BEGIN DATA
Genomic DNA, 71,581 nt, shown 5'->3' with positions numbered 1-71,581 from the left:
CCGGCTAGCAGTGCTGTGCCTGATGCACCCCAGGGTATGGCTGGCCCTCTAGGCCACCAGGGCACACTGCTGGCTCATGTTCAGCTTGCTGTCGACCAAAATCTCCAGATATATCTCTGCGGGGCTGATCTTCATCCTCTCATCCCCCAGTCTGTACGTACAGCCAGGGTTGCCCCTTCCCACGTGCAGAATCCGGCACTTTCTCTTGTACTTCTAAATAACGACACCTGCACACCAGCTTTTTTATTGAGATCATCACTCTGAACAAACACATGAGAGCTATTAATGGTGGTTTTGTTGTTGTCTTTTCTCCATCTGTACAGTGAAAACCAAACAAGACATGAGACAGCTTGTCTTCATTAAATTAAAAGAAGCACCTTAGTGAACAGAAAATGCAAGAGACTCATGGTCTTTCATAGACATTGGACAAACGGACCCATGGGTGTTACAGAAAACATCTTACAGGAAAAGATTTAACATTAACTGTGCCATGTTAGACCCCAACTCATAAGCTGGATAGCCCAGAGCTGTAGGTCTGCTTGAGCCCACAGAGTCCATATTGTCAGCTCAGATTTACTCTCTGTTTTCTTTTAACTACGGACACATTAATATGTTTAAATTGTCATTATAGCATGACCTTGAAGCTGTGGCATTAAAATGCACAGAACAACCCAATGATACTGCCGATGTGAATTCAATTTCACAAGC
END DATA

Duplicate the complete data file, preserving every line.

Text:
Genomic DNA, 71,581 nt, shown 5'->3' with positions numbered 1-71,581 from the left:
CCGGCTAGCAGTGCTGTGCCTGATGCACCCCAGGGTATGGCTGGCCCTCTAGGCCACCAGGGCACACTGCTGGCTCATGTTCAGCTTGCTGTCGACCAAAATCTCCAGATATATCTCTGCGGGGCTGATCTTCATCCTCTCATCCCCCAGTCTGTACGTACAGCCAGGGTTGCCCCTTCCCACGTGCAGAATCCGGCACTTTCTCTTGTACTTCTAAATAACGACACCTGCACACCAGCTTTTTTATTGAGATCATCACTCTGAACAAACACATGAGAGCTATTAATGGTGGTTTTGTTGTTGTCTTTTCTCCATCTGTACAGTGAAAACCAAACAAGACATGAGACAGCTTGTCTTCATTAAATTAAAAGAAGCACCTTAGTGAACAGAAAATGCAAGAGACTCATGGTCTTTCATAGACATTGGACAAACGGACCCATGGGTGTTACAGAAAACATCTTACAGGAAAAGATTTAACATTAACTGTGCCATGTTAGACCCCAACTCATAAGCTGGATAGCCCAGAGCTGTAGGTCTGCTTGAGCCCACAGAGTCCATATTGTCAGCTCAGATTTACTCTCTGTTTTCTTTTAACTACGGACACATTAATATGTTTAAATTGTCATTATAGCATGACCTTGAAGCTGTGGCATTAAAATGCACAGAACAACCCAATGATACTGCCGATGTGAATTCAATTTCACAAGC